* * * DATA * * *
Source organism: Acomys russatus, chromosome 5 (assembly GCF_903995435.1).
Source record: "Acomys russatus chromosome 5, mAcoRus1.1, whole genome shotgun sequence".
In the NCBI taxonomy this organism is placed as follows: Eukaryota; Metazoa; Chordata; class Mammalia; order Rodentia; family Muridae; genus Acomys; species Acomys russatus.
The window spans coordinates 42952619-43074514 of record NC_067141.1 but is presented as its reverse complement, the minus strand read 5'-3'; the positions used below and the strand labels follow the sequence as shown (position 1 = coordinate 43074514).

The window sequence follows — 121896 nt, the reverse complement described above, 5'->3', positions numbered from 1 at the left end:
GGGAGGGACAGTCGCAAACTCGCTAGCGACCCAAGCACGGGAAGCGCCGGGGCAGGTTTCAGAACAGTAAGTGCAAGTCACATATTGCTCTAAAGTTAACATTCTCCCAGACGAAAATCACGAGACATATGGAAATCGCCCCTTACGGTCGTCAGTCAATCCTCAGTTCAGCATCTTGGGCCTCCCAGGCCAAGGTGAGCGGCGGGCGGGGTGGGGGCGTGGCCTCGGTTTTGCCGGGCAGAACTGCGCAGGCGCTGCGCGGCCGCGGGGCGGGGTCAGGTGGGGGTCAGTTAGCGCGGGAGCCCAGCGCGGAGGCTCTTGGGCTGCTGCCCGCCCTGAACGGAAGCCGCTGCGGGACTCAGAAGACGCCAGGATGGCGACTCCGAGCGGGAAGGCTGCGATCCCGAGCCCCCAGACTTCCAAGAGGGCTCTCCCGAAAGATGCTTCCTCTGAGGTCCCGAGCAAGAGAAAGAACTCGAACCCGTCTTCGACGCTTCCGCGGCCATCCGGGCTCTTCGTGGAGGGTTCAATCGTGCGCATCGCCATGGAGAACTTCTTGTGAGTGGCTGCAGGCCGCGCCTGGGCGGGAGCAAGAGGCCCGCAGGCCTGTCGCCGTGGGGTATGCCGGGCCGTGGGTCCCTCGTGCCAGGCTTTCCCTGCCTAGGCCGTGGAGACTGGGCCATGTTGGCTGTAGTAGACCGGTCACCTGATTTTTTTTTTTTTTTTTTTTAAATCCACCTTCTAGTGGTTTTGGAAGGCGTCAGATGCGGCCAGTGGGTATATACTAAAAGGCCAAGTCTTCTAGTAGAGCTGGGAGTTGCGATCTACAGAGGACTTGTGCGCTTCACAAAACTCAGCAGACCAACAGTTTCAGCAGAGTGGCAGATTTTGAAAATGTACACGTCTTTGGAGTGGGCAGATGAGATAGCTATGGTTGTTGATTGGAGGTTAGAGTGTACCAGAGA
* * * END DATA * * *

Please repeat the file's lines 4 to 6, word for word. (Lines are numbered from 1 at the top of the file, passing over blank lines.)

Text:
The window spans coordinates 42952619-43074514 of record NC_067141.1 but is presented as its reverse complement, the minus strand read 5'-3'; the positions used below and the strand labels follow the sequence as shown (position 1 = coordinate 43074514).

The window sequence follows — 121896 nt, the reverse complement described above, 5'->3', positions numbered from 1 at the left end:
GGGAGGGACAGTCGCAAACTCGCTAGCGACCCAAGCACGGGAAGCGCCGGGGCAGGTTTCAGAACAGTAAGTGCAAGTCACATATTGCTCTAAAGTTAACATTCTCCCAGACGAAAATCACGAGACATATGGAAATCGCCCCTTACGGTCGTCAGTCAATCCTCAGTTCAGCATCTTGGGCCTCCCAGGCCAAGGTGAGCGGCGGGCGGGGTGGGGGCGTGGCCTCGGTTTTGCCGGGCAGAACTGCGCAGGCGCTGCGCGGCCGCGGGGCGGGGTCAGGTGGGGGTCAGTTAGCGCGGGAGCCCAGCGCGGAGGCTCTTGGGCTGCTGCCCGCCCTGAACGGAAGCCGCTGCGGGACTCAGAAGACGCCAGGATGGCGACTCCGAGCGGGAAGGCTGCGATCCCGAGCCCCCAGACTTCCAAGAGGGCTCTCCCGAAAGATGCTTCCTCTGAGGTCCCGAGCAAGAGAAAGAACTCGAACCCGTCTTCGACGCTTCCGCGGCCATCCGGGCTCTTCGTGGAGGGTTCAATCGTGCGCATCGCCATGGAGAACTTCTTGTGAGTGGCTGCAGGCCGCGCCTGGGCGGGAGCAAGAGGCCCGCAGGCCTGTCGCCGTGGGGTATGCCGGGCCGTGGGTCCCTCGTGCCAGGCTTTCCCTGCCTAGGCCGTGGAGACTGGGCCATGTTGGCTGTAGTAGACCGGTCACCTGATTTTTTTTTTTTTTTTTTTTAAATCCACCTTCTAGTGGTTTTGGAAGGCGTCAGATGCGGCCAGTGGGTATATACTAAAAGGCCAAGTCTTCTAGTAGAGCTGGGAGTTGCGATCTACAGAGGACTTGTGCGCTTCACAAAACTCAGCAGACCAACAGTTTCAGCAGAGTGGCAGATTTTGAAAATGTACACGTCTTTGGAGTGGGCAGATGAGATAGCTATGGTTGTTGATTGGAGGTTAGAGTGTACCAGAGA